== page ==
One minor story you may have missed: a visit by California Republicans (and one Democrat, Lt. Gov. Gavin Newsom) to Texas to learn more about why it has a lower unemployment -- and better job growth in recent years -- than California.
The trip has occasioned some tut-tutting among leading Californians that Texas has little to brag about. The state's officials, after years of taunting California for its budget problems, now faces a California-sized budget deficit. Experts also predict big job losses for Texas' economy.
Fair enough. But the California gloating about Texas goes too far, because the Lone Star State has an enormous advantage on us. They have a governing system that permits them to balance their budget and deal with their economic problems. California does not.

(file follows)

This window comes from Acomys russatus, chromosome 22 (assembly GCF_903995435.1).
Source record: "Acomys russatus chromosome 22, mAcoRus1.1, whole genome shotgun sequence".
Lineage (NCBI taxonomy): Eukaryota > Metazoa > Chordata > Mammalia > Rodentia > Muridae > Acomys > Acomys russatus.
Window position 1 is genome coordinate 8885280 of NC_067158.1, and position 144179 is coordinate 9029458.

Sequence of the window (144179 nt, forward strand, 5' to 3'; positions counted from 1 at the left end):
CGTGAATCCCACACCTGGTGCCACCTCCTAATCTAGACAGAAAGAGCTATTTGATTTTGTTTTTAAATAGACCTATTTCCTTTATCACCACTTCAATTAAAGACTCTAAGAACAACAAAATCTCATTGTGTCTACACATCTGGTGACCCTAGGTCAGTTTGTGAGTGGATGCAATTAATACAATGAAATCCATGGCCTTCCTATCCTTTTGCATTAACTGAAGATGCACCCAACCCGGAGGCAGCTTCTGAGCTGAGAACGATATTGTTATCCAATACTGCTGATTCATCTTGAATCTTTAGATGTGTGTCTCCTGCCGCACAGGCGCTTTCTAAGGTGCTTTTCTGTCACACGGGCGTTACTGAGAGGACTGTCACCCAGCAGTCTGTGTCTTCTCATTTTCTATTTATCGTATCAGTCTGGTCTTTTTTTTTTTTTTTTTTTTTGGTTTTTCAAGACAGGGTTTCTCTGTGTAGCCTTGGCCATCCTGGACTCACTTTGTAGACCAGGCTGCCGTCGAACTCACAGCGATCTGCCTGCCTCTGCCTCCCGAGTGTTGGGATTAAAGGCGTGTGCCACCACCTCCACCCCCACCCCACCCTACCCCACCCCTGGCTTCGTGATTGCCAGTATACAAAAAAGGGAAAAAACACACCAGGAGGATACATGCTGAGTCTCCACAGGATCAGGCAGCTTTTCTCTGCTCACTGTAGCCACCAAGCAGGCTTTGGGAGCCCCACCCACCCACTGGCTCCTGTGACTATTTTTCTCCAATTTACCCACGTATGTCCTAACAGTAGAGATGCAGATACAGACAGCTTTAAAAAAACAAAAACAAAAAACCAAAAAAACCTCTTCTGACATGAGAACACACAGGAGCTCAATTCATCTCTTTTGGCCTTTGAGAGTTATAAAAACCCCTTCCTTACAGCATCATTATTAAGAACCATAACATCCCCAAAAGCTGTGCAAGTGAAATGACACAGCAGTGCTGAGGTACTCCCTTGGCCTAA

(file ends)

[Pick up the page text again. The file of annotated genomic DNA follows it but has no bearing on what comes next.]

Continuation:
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Texan legislators are not hamstrung by a huge constitution and a sea of inflexible, voter-approved spending mandates, as California's elected officials are. They don't need two-thirds vote to make fiscal decisions, as we do. So the legislative majority and the governor there will be able to make decisions about how to balance the budget. And the voters will then be able to decide if they like those decisions -- or prefer to replace those in office.
This sort of representative democracy isn't possible under California's system. Which is why Texas is almost certain to pull out of its fiscal mess before we do.